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Subject: "Multiplication of Consecutive No."     Previous Topic | Next Topic
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Conferences The CTK Exchange Middle school Topic #53
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Atul Jayavant
guest
Dec-01-01, 06:02 AM (EST)
 
"Multiplication of Consecutive No."
 
   Dear All,

My son aged 10 years, studying in India in Standard V came across the
following problem:

If you multiply consecutive numbers from 1 to 15 what are the last 4
numbers (from the right) of the answer.

i.e. if
1x2x3x4x5x6x7x8x9x10x11x12x13x14x15 = XXXXXXXXXXABCD, then what is A,B,C and D?

I tried to solve it as follows:

I picked up 2, 5, 10, 15 (i.e. 5x3) and 4 (2x2)

thus I have 2x5=10, 10 and 5x2=10, i.e. 3 tens which means that B,C and D will be 0,0 and 0.

re. 'A', as there are even numbers in the multiplication, 'A' will be
either 2,4,6 or 8 (but not 10, as there are no 5s remaining).
I am unable to go further to determine 'A'.

The answer is 8,0,0,0.

Please solve the problem, considering that the problem is put to a
student of 10 years.

Please reply to 'atuldjayavant@vipluggage.com'.

Regards,

Atul Jayavant


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alexb
Charter Member
672 posts
Dec-01-01, 06:13 AM (EST)
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1. "RE: Multiplication of Cons ..."
In response to message #0
 
   >1x2x3x4x5x6x7x8x9x10x11x12x13x14x15 = XXXXXXXXXXABCD, then
>what is A,B,C and D?
>
>I tried to solve it as follows:
>
>I picked up 2, 5, 10, 15 (i.e. 5x3) and 4 (2x2)
>
>thus I have 2x5=10, 10 and 5x2=10, i.e. 3 tens which means
>that B,C and D will be 0,0 and 0.

So, by now, you have used the factors 5, 10, 5 (from 15) and 4 (twice 2). What remains is to detemine the last digit of the product of the following numbers:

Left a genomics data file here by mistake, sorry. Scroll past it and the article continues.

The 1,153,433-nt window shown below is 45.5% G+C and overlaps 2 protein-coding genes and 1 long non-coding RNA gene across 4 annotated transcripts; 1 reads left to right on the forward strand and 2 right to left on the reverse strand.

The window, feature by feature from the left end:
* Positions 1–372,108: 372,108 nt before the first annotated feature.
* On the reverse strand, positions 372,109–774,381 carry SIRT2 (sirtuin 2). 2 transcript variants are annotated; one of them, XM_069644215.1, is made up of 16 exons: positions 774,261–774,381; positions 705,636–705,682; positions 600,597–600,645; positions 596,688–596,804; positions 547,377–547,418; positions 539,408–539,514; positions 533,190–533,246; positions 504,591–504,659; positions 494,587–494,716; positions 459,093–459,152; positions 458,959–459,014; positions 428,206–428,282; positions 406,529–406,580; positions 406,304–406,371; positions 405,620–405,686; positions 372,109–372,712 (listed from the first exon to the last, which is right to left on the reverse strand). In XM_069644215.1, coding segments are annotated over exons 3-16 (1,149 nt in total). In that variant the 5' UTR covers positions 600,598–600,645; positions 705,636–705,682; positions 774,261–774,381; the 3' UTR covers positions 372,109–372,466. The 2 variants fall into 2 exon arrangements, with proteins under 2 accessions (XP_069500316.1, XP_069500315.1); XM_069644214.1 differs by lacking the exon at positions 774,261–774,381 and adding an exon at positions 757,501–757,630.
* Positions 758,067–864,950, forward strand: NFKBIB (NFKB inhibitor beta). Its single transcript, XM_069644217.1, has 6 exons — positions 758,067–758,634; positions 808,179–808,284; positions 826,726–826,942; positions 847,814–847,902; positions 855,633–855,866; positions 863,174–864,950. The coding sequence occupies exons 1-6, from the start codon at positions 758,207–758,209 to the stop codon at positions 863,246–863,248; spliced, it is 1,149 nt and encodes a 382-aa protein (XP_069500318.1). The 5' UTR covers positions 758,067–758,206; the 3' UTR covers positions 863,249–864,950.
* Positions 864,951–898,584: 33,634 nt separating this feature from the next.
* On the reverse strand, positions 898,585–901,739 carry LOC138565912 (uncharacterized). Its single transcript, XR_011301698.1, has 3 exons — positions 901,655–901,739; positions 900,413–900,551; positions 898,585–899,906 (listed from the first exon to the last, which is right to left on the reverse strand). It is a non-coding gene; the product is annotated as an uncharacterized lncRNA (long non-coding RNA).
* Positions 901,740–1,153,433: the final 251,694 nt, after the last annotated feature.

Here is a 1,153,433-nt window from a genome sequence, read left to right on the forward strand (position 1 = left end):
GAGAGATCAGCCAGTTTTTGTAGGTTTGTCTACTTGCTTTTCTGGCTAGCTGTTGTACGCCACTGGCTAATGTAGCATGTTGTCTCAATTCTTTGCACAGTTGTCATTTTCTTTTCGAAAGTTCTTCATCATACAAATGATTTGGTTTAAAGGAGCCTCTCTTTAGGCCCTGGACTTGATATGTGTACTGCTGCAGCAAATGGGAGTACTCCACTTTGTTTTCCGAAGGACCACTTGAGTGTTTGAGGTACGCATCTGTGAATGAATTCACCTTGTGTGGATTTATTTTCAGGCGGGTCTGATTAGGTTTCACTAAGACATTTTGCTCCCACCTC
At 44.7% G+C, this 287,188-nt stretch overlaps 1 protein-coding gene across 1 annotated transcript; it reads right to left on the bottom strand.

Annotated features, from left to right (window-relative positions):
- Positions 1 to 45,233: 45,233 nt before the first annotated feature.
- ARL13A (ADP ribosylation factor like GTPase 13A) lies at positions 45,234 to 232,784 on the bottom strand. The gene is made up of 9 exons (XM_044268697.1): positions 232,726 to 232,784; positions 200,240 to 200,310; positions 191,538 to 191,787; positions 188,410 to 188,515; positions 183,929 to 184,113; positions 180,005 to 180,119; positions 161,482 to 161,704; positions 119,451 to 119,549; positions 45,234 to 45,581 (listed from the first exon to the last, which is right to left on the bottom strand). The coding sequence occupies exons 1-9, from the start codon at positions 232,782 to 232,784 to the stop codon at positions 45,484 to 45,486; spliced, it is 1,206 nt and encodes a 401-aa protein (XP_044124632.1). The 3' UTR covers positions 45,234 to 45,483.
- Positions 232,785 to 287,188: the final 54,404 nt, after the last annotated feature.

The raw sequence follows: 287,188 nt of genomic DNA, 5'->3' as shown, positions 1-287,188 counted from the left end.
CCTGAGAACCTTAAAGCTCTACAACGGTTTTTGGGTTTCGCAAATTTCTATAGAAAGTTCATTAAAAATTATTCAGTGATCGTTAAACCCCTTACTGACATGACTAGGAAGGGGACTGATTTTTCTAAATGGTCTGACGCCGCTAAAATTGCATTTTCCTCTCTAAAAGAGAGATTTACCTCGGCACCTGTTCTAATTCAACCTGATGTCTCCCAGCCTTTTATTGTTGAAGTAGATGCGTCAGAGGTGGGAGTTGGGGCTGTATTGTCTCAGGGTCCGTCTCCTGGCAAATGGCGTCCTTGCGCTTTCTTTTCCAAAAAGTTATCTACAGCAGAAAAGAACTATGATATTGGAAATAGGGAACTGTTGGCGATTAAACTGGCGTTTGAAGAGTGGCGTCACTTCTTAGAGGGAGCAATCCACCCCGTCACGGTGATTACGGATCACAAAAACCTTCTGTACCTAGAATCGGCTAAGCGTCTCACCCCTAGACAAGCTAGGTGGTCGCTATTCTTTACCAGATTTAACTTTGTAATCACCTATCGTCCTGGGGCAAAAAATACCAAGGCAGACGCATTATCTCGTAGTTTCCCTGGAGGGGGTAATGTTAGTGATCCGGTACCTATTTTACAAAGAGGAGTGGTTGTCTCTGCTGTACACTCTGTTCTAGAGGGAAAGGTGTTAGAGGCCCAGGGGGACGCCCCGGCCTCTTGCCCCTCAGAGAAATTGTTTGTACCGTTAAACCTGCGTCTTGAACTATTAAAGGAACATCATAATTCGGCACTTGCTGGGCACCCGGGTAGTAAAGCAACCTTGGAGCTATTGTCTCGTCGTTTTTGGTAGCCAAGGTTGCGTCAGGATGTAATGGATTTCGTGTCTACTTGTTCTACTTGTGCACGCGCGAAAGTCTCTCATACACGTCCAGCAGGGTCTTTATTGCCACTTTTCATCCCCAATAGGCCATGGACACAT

2, 3, 6, 7, 8, 9, 11, 12, 13, 14, 3

I am going to multiply them one after another, but instead of keeping the whole product shall only write the last digit (this is what "mod 10" means):

23 = 6 (mod 10)
66 = 6 (mod 10)
67 = 2 (mod 10)
28 = 6 (mod 10)
69 = 4 (mod 10)
411 = 4 (mod 10)
412 = 8 (mod 10)
813 = 4 (mod 10)
414 = 6 (mod 10)
63 = 8 (mod 10)


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Judith Ross
guest
Jan-05-02, 07:21 AM (EST)
 
2. "RE: Multiplication of Cons ..."
In response to message #1
 
   A variation on the above solution could be to break each of the remaining numbers
2, 3, 6, 7, 8, 9, 11, 12, 13, 14, 3 into its prime factors:

2, 3, 2*3, 7, 2*2*2, 3*3, 11, 2*3*3, 13, 2*7, 3

and then find the last digit for the appropriate power of each prime.

There are 7 factors of 2, so look at the pattern for the last digit of the powers of 2:

2^1 = 2
2^2 = 4
2^3 = 8
2^4 = 16
2^5 = 32 (ends in 2 and the pattern 2, 4, 8, 6 repeats)
Therefore 2^7 ends in 8.

Similar patterns exist for the other primes. Finally multiply the last digits as in the previous solution.


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